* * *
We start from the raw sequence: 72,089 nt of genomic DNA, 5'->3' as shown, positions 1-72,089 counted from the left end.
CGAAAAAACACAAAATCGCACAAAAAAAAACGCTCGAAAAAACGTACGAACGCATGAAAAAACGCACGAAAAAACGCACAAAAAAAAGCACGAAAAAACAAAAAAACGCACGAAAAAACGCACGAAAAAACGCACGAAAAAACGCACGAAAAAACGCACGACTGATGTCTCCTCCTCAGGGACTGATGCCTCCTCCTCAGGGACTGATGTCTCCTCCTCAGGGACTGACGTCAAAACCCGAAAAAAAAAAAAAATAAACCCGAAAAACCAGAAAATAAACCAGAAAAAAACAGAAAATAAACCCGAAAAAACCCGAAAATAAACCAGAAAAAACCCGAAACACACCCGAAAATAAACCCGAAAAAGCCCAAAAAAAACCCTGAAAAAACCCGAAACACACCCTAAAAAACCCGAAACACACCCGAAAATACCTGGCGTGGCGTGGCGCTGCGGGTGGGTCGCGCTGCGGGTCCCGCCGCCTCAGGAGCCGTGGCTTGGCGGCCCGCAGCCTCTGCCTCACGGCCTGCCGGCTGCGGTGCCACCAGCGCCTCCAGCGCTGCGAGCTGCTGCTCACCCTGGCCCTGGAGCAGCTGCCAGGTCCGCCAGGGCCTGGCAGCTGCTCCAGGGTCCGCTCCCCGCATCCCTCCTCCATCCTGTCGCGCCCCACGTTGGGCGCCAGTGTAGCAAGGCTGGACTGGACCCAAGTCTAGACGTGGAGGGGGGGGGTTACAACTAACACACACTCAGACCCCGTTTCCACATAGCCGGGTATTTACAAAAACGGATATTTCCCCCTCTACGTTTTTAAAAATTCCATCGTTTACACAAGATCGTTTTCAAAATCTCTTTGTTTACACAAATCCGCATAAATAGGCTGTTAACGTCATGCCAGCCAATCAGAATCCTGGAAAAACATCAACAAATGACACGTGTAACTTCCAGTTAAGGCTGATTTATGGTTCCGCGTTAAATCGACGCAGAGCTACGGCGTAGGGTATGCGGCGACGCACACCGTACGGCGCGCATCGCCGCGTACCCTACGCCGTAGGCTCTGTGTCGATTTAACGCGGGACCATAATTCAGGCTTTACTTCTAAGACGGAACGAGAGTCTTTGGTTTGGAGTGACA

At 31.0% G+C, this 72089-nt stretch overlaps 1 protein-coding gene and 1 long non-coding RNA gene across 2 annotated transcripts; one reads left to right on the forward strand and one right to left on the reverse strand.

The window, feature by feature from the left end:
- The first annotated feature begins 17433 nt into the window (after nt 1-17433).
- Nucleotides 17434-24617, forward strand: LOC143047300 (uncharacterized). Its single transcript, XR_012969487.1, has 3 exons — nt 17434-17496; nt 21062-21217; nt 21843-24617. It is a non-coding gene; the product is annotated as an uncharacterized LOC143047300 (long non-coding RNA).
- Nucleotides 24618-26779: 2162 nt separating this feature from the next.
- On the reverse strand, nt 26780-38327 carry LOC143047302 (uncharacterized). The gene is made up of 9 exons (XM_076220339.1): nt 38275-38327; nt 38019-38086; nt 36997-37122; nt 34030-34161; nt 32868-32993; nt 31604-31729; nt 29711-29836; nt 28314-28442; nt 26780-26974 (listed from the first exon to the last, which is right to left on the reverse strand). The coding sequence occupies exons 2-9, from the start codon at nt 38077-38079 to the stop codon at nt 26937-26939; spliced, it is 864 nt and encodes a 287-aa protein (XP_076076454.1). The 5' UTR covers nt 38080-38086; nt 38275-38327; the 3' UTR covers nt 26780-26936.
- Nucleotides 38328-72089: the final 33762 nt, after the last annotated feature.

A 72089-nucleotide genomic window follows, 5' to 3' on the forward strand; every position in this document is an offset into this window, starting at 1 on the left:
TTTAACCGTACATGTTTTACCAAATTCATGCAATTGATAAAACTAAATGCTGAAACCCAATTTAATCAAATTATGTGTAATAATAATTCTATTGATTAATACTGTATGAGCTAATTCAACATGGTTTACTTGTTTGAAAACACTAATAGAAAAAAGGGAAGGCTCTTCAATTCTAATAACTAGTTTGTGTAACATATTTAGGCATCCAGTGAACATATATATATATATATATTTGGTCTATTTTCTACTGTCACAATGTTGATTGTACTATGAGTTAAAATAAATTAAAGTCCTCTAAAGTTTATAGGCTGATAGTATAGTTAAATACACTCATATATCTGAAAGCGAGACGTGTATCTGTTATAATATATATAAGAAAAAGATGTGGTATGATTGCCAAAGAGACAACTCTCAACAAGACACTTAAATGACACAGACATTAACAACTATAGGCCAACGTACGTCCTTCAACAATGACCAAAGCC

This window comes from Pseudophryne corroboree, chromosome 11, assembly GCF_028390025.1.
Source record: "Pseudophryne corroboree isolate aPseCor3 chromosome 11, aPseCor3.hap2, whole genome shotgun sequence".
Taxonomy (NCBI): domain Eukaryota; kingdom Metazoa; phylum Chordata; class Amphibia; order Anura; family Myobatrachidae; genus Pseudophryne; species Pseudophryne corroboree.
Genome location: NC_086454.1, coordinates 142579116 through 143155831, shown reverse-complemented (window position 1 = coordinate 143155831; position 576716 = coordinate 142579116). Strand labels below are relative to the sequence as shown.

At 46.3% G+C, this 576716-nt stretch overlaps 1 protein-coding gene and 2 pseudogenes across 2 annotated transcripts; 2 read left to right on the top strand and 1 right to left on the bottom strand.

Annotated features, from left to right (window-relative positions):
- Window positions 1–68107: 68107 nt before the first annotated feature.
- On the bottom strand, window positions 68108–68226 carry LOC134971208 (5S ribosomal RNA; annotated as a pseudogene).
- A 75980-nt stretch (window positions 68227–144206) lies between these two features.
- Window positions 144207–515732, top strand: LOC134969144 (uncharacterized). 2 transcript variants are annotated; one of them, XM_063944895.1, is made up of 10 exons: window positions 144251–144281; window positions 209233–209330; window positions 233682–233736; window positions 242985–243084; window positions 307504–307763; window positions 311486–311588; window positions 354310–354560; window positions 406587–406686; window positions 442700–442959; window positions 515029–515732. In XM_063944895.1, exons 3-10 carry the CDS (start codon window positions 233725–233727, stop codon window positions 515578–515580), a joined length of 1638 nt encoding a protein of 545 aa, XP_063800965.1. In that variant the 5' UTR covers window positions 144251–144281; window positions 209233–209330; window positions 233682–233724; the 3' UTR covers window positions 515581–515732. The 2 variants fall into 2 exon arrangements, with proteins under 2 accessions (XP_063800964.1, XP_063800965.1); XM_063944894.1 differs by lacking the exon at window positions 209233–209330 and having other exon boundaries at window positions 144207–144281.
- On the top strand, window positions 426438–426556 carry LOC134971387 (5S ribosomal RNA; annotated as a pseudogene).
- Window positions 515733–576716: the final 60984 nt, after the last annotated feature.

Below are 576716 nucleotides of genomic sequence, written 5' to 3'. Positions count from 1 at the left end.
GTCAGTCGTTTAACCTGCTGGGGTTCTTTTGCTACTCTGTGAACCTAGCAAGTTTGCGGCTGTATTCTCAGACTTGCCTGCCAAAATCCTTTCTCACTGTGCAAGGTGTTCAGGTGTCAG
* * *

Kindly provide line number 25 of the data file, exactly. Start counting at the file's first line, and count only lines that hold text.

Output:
GTCAGTCGTTTAACCTGCTGGGGTTCTTTTGCTACTCTGTGAACCTAGCAAGTTTGCGGCTGTATTCTCAGACTTGCCTGCCAAAATCCTTTCTCACTGTGCAAGGTGTTCAGGTGTCAG